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Ontario Liberal Leader Kathleen Wynne, middle, celebrates with family members after speaking at the Liberal's election-night headquarters in Toronto on June 12, 2014.The Canadian Press

Election night was an unwelcome surprise for Ontario's Progressive Conservatives and New Democrats, who lost ground in key Toronto ridings as the Liberals advanced to a majority victory.

Here are some key lessons and eyebrow-raising surprises from last night's election results.


The battle of Toronto

Etobicoke-Lakeshore, the Tories’ lone redoubt in urban Toronto, fell to the Liberals Thursday night as Peter Milczyn defeated Doug Holyday, a former Toronto deputy mayor. Mr. Holyday had won the traditionally Liberal riding for the Tories only last summer, where help from Mayor Rob Ford and his brother made him Toronto’s first Tory MPP since 1999.

In Trinity-Spadina, Rosario Marchese, an NDP MPP since 1990 who had served in that riding since 1999, lost to Liberal challenger Han Dong. Federally, Trinity-Spadina is a key battleground for the June 30 by-election to replace the NDP’s Olivia Chow, who resigned this year to seek the Toronto mayoralty.

Toronto Councillor Doug Ford is shown on April 1, 2014. FRED LUM/THE GLOBE AND MAIL

Doug Ford and the Tories' 'enema'

Toronto Councillor Doug Ford says the Ontario PCs “needs an enema from top to bottom” – and did not rule out a bid himself to become the new party leader.

The outspoken councillor said Friday that Mr. Hudak made strategic mistakes in the Ontario election, and added that a Liberal win could be good for his brother, Toronto Mayor Rob Ford, and his re-election chances. “You can’t go after union members. You can’t tell people that they’re going to be fired – 100,000 people,” Councillor Ford said of Mr. Hudak’s campaign promise to eliminate 100,000 public sector jobs. “Union members are fiscal conservatives, a lot of them.”

The councillor has mused publicly about his own provincial political aspirations, but earlier this year said he would not run in the Ontario election in order to focus on his brother’s re-election campaign. But on Friday, he didn’t rule out the possibility of a leadership bid now that Mr. Hudak has stepped down. “The door’s always open in politics,” he said. “But again, my priority is to make sure we focus on the city here.”

The steel frameis all that's left of a gas plant that was supposed to be built in Mississauga. FRED LUM/THE GLOBE AND MAIL

Notes on a scandal (or three)

NDP Leader Andrea Horwath triggered this election in a calculated play for power – pulling the plug on a left-wing budget – at a time when the Liberals were weakened by scandal. The NDP and Tories had hammered the Liberals throughout the campaign on several Liberal government scandals: ex-premier Dalton McGuinty’s costly cancellation of two Toronto-area gas plants, mismanagement at the provincial air-ambulance service and the controversial bailout of a real-estate project at Toronto’s MaRS research centre.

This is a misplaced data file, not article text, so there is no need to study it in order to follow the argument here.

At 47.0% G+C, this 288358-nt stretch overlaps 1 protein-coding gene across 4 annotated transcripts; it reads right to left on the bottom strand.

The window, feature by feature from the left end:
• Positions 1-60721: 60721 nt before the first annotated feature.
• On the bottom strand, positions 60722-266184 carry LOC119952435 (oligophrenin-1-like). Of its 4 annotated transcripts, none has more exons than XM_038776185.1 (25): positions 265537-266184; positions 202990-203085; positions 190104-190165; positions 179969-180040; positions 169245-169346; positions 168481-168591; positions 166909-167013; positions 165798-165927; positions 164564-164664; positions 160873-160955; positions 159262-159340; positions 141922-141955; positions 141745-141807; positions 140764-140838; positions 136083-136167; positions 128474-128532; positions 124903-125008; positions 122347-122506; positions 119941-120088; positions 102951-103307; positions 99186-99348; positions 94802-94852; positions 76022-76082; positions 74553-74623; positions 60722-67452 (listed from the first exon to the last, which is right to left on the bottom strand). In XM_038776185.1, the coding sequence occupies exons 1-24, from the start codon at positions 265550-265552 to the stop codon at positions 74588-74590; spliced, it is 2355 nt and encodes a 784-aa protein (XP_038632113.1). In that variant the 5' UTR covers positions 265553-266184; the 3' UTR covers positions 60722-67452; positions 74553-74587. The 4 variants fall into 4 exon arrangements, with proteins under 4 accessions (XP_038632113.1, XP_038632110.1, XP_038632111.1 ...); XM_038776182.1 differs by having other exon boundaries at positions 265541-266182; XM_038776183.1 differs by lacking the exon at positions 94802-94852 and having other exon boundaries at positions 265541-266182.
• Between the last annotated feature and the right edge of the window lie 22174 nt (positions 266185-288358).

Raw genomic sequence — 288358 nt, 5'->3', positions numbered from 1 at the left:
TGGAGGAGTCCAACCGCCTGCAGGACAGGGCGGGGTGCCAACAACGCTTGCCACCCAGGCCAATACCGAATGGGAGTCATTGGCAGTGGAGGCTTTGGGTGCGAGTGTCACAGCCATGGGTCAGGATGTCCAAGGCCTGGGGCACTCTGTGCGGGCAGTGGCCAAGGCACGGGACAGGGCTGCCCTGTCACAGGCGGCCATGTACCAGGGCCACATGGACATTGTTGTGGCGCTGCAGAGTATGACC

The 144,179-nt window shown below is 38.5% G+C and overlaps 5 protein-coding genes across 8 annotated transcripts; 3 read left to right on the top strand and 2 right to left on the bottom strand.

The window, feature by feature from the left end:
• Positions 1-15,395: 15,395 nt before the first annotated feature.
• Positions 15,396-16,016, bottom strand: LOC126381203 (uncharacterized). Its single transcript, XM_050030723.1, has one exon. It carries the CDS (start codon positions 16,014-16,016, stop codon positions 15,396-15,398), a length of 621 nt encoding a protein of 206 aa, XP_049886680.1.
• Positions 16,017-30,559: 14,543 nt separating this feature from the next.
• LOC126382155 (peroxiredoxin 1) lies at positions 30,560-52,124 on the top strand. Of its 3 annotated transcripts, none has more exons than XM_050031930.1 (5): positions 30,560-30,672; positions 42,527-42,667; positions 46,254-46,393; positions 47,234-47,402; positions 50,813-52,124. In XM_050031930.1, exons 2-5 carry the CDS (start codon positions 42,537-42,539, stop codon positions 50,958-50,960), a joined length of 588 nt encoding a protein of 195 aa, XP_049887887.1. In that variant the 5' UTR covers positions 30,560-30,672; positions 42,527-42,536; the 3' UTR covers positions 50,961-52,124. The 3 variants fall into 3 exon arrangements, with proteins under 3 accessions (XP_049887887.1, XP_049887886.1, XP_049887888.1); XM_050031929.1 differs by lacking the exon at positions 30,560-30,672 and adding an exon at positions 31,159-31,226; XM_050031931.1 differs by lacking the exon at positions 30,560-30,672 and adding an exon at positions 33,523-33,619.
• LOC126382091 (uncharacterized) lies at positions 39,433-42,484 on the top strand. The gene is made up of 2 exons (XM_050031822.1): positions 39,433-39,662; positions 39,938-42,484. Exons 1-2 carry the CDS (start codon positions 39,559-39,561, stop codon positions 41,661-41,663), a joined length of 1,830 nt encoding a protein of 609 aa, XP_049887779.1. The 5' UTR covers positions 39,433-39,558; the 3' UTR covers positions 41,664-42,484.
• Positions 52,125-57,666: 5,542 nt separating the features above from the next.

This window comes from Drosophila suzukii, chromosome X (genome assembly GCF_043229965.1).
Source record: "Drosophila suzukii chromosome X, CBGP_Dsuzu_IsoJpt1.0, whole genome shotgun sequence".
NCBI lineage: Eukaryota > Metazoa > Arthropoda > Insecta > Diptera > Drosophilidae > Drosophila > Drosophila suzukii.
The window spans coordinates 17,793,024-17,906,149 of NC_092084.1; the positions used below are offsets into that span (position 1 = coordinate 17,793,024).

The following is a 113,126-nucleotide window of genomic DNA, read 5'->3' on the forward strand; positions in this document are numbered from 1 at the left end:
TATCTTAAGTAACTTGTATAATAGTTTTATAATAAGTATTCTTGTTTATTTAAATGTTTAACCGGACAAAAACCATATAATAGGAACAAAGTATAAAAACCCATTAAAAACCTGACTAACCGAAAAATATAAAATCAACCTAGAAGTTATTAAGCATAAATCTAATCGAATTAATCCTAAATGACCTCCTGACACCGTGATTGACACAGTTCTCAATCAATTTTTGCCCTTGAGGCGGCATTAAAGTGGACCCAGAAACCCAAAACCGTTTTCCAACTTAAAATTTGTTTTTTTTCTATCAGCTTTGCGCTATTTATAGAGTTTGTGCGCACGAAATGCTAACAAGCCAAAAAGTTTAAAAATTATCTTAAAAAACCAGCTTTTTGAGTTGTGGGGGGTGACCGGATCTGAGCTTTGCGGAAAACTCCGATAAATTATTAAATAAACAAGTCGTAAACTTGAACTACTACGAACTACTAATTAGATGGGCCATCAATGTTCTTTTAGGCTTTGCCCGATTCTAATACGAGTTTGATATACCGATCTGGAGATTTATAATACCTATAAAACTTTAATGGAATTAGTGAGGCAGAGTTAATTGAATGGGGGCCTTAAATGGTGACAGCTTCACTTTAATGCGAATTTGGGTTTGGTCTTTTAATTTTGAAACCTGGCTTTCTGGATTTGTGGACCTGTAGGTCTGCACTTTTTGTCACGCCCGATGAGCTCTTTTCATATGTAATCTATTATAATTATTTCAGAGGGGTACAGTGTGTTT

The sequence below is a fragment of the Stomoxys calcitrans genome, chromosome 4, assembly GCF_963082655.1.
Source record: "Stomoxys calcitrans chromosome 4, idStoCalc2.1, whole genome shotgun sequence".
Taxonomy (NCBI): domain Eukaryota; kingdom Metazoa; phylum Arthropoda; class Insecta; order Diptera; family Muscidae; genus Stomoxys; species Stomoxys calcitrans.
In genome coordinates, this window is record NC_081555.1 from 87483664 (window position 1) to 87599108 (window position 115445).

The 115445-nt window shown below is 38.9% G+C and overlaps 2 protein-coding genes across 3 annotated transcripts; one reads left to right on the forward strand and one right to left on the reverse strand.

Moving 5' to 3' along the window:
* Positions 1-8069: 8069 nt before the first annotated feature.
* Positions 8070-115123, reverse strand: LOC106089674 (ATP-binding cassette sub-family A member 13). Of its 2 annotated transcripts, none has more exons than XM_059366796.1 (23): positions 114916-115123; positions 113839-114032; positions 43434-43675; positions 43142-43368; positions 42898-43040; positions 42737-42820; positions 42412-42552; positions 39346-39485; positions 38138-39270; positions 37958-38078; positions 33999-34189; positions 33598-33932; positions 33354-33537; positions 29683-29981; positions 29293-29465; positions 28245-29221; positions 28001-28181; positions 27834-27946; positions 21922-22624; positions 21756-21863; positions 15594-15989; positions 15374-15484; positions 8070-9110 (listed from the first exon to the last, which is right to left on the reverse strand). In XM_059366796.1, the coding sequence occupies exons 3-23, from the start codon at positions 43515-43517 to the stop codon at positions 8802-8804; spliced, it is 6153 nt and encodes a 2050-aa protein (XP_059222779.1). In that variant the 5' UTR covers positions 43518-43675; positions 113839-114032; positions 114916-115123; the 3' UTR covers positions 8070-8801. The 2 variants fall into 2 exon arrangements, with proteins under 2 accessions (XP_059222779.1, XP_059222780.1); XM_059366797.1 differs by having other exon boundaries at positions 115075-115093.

Political insiders, including many in the news media, anticipated that the Grits would face a penalty from voters on these scandals – and yet, on Thursday night, Wynne’s Liberals jumped ahead to a majority government.

The rural-urban divide

The map of Ontario’s election results shows stark geographic divisions: islands of mostly Liberal red in the Toronto and Ottawa areas, NDP orange and some red in the north and Tory blue in rural southwestern Ontario. The Tories’ grip on rural ridings even slipped slightly, with a loss to the Liberals in Cambridge, a riding the PCs had held since 1999 until Liberal challenger Kathryn McGarry’s victory last night.

With Mr. Holyday’s defeat in Etobicoke-Lakeshore, the Tories’ closest stronghold to urban Toronto is Whitby-Oshawa, where deputy party leader Christine Elliott – seen as a potential top contender to replace for Mr. Hudak – was re-elected.

Ontario PC Leader Tim Hudak waves with his wife, Debbie Hutton, before conceding defeat in Ontario's election in Grimsby, Ont., on June 12, 2014. FRED THORNHILL/REUTERS

Minding the base, missing the voters

Tim Hudak’s hard-right shift in this election – proposing to slash public-sector jobs, cutting taxes and phasing out government regulation – was targeted strongly at the party’s conservative base. Candidates were told to skip canvassing houses that didn’t belong to likely Tory voters, and Mr. Hudak’s public appearances hammered on the same talking points of fiscal restraint.

Ignoring chances to expand their voter base proved disastrous for the Tories’ strategists, whose share of the popular vote on Thursday night – 31.2 per cent – was their lowest since getting 23.5 per cent in 1990.

Ontario NDP Leader Andrea Horwath waves to her supporters before conceding defeat in Ontario's election at her headquarters in Hamilton on June 12, 2014. AARON HARRIS/REUTERS

Who lost the most?

Though Mr. Hudak and the NDP’s Andrea Horwath each won their seats, they suffered important losses in the election: Mr. Hudak is stepping down, and Ms. Horwath no longer holds a balance of power in the new Liberal majority government.

Here are other notable losses:

  • Mike Schreiner: the Green Party leader failed to get elected.
  • Teresa Piruzza: the Liberal minister of children and youth services lost her seat.
  • Rod Jackson: The Tory MPP for Barrie lost to the Liberals’ Ann Hoggarth.

With a report from The Canadian Press
Editor’s note: an earlier version of this story said John O’Toole lost re-election in the riding of Durham. In fact, Mr. O’Toole chose not to run for re-election, and his successor for the Progressive Conservatives lost to the Liberal candidate.